Cleaner Rotational Thrombectomy System Argon Medical Sinusoidal vortex wire rotates and macerates thrombus.
D-Clot Thrombectomy Catheter System Artegraft Spiral conveyer shaft rotates and macerates thrombus while debris is aspirated through a sheath.
Merci Retrievers Concentric Medical Mechanical thrombectomy with aspiration and proximal flow arrest via a balloon-guiding catheter (neurovasculature)
Penumbra System Penumbra Separator-assisted clot debulking and aspiration (neurovasculature)
Straub Rotarex Catheter Straub Medical Rotating spiral creates a vacuum and macerates thrombus, which is discharged into a collection bag.
X-Sizer Thrombectomy Catheter System ev3 Mechanical thrombectomy with a helical cutter
Fogarty Adherent Clot Catheter Edwards Lifesciences Mechanical thrombectomy via a corkscrew-shaped stainless steel cable
Fogarty Graft Thrombectomy Catheter Edwards Lifesciences Mechanical thrombectomy via a double helix ring
Xtraktor Thrombectomy Catheter Xtrak Medical Mechanical thrombectomy via a rotating spiral shaft
OmniWave Endovascular System OmniSonics Ultrasound-accelerated thrombolysis
EkoSonic Endovascular System Ekos Ultrasound-accelerated thrombolysis
Acolysis Ultrasound Thrombolysis System Vascular Solutions Ultrasound-accelerated thrombolysis

Percutaneous Aspiration Thrombectomy

Pronto Extraction Catheters (Vascular Solutions, Minneapolis, Minn.) are specifically designed for arterial PAT. The Pronto family includes catheter models indicated for removal of fresh soft emboli and thrombi from coronary and peripheral arteries (Pronto V3 and LP), synthetic dialysis grafts and AV fistulas (Pronto-Short), and large vessels, veins, and arteries (Pronto 0.35 inch). A fashioned tip with a sloped extraction lumen protects the vessel wall during extraction. The Diver CE Clot Extraction Catheter and Export AP aspiration catheters (Medtronic, Minneapolis, Minn.) and the Fetch Aspiration Catheter (Medrad, Warrendale, Pa.) are similar devices.

Fabricated PAT systems are straightforward to institute. A guide catheter with a gentle multipurpose curve is passed through an antegrade sheath, and the thrombus is crossed with a guidewire. Then a thin-walled wide-lumen catheter with a nontapered tip is advanced over the wire until it engages the thrombus. After the wire is withdrawn, sustained suction is provided with a 30- or 60-mL syringe, and the aspiration catheter is withdrawn through the sheath. This typically requires multiple passes for adequate thrombus removal. Although successful as a salvage technique, results are unpredictable, especially with mature clot, often because of the inability to free thrombus from intrinsic and surrounding fibrosis.

Recirculation Mechanical Thrombectomy

In recirculation mechanical thrombectomy, a hydrodynamic vortex is created by high-speed rotation or retrograde fluid jets. This vortex generates high shear forces that fragment and trap thrombus.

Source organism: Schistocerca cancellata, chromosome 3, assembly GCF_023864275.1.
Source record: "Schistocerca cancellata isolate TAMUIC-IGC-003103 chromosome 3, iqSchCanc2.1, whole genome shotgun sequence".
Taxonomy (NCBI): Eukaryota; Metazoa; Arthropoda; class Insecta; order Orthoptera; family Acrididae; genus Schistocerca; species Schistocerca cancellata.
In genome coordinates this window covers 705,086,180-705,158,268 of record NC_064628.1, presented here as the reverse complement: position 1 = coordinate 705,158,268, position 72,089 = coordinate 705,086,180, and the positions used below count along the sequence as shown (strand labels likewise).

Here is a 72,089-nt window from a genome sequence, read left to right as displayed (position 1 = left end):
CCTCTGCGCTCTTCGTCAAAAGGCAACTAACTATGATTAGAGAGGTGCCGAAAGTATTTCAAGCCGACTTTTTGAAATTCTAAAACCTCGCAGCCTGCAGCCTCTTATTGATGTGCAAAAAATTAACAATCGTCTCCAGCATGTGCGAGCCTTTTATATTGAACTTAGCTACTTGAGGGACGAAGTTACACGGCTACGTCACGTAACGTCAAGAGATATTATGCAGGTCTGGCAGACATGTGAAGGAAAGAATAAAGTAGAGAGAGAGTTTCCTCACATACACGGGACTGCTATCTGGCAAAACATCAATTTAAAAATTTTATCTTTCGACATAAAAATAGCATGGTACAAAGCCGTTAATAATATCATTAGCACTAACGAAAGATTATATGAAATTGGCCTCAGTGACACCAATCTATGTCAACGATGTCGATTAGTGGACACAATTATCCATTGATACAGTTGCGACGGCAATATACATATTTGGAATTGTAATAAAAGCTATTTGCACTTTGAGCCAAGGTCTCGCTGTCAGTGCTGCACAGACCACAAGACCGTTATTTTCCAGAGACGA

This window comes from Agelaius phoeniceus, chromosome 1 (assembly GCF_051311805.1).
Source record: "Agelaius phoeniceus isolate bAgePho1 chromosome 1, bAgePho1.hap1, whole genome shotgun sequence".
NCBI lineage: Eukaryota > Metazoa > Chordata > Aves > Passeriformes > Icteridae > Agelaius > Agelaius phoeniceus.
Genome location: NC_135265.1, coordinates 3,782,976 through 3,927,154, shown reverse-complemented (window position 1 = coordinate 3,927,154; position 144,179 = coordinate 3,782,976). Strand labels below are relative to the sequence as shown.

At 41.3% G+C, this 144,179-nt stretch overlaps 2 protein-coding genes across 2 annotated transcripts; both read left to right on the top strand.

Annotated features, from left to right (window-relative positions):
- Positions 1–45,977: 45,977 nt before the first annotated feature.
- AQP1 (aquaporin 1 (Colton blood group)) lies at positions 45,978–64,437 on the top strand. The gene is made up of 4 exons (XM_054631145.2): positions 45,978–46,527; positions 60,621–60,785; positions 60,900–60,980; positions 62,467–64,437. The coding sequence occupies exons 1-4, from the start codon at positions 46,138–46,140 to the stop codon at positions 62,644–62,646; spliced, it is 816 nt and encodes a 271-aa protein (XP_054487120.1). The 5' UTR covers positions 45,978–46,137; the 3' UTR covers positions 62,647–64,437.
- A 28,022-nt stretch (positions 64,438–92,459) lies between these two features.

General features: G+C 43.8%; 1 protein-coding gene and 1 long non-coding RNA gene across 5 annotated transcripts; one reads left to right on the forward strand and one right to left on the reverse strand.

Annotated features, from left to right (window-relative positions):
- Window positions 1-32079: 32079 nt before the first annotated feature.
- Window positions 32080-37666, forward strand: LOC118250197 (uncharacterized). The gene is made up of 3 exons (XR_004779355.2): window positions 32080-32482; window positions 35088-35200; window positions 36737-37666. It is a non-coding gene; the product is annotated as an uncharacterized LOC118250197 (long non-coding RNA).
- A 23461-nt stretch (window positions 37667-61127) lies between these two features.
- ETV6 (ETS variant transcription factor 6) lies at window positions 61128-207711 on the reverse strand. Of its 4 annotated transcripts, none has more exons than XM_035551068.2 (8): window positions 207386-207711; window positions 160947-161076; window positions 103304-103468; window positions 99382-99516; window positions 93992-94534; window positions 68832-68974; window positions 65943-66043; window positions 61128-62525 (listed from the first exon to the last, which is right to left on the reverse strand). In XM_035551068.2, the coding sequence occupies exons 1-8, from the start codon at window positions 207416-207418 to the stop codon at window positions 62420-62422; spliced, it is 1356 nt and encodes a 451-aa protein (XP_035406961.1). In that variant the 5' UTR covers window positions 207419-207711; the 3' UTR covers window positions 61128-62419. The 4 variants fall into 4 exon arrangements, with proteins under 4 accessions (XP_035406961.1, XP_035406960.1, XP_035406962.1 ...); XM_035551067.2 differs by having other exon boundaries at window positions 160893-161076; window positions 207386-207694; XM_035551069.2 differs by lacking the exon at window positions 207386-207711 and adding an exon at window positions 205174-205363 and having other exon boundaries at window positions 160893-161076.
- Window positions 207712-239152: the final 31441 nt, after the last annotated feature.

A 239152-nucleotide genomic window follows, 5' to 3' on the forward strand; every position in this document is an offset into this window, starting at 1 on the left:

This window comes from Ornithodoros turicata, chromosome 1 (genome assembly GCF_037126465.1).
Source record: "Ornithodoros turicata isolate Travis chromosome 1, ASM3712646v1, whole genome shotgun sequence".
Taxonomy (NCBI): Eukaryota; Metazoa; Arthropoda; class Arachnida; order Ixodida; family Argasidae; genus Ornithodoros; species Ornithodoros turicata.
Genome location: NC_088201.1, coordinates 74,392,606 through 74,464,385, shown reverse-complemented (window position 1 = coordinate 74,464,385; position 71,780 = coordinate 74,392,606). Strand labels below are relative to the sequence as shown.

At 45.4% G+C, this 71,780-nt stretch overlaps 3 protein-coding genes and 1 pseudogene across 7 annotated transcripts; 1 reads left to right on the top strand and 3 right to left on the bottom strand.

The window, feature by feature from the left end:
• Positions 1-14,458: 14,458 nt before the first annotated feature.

High-Speed Rotation Devices

Although it no longer has a significant role, the Trac-Wright catheter (formerly known as the Kensey catheter [Dow Corning Wright/Theratek International, Cordis, Miami, Fla.]) merits mention as one of the original rotational recirculation PMT devices. A blunt rotating cam was mounted on its tip and could be driven coaxially at speeds up to 100,000 rpm.

The Amplatz Thrombectomy Device (ATD; Microvena, White Bear Lake, Minn.) consists of a 6F or 8F catheter with a 1-cm long metallic capsule at its end. The capsule houses an impeller that is driven coaxially up to 150,000 rpm by high air pressure (50-100 psi). Negative pressure at the catheter tip draws adjacent thrombus into the end hole of the capsule, where it becomes fragmented by the rotating blades. The fragmented thrombus is then expelled radially through two side holes, and cleaved particles are repeatedly reaspirated, further macerating the thrombus. The thrombus is broken down to small particles of which 98.8% to 99.2% are less than 13 µm. The remaining particles measure 13 to 1000 µm.14 The driveshaft extends through a Y connecter at the proximal end of the catheter, allowing infusion of contrast agent or adjunctive fibrinolytic agents. Although the ATD has gained acceptance in multiple clinical applications, its poor steerability and the tendency of the rotating cable to break when activated over acute angles are limitations. The 6F catheter shaft is made with a polyether block amide (Pebax) that promises better torque control. The current iteration of the ATD is the Helix ClotBuster Mechanical Thrombectomy Device (ev3, Plymouth, Minn.) (Fig. e7-1). It represents a modified 7F version of the ATD and is reportedly more tolerant of acute angles. The device is powered by compressed air or nitrogen and operated via a reusable pedal-operated foot control. Additionally, the impeller is directed perpendicular to the vessel wall (so-called TurboWash Wall Washing Technology), which is designed for improved removal of adherent mural thrombus without vessel wall contact. The Helix ClotBuster is available in both 75- and 120-cm working lengths. It is approved for use in both dialysis grafts and native vessel dialysis fistulae.

The Rinspirator Thrombus Removal System (ev3, Plymouth, Minn.) is a single-use hand-activated device that has a central lumen for aspiration of debris and infusion holes at the distal end to direct a rinsing spray. It simultaneously rinses and aspirates thrombi from vessels via the use of two syringes. The concurrent rinsing and aspiration is said to promote reperfusion. For peripheral applications, it is available in both 65- and 135-cm lengths. The catheters are 7F and work over 0.014-inch guidewires.

Stay updated, free articles. Join our Telegram channel

Dec 23, 2015 | Posted by in INTERVENTIONAL RADIOLOGY | Comments Off on Thrombectomy Devices

Full access? Get Clinical Tree

Get Clinical Tree app for offline access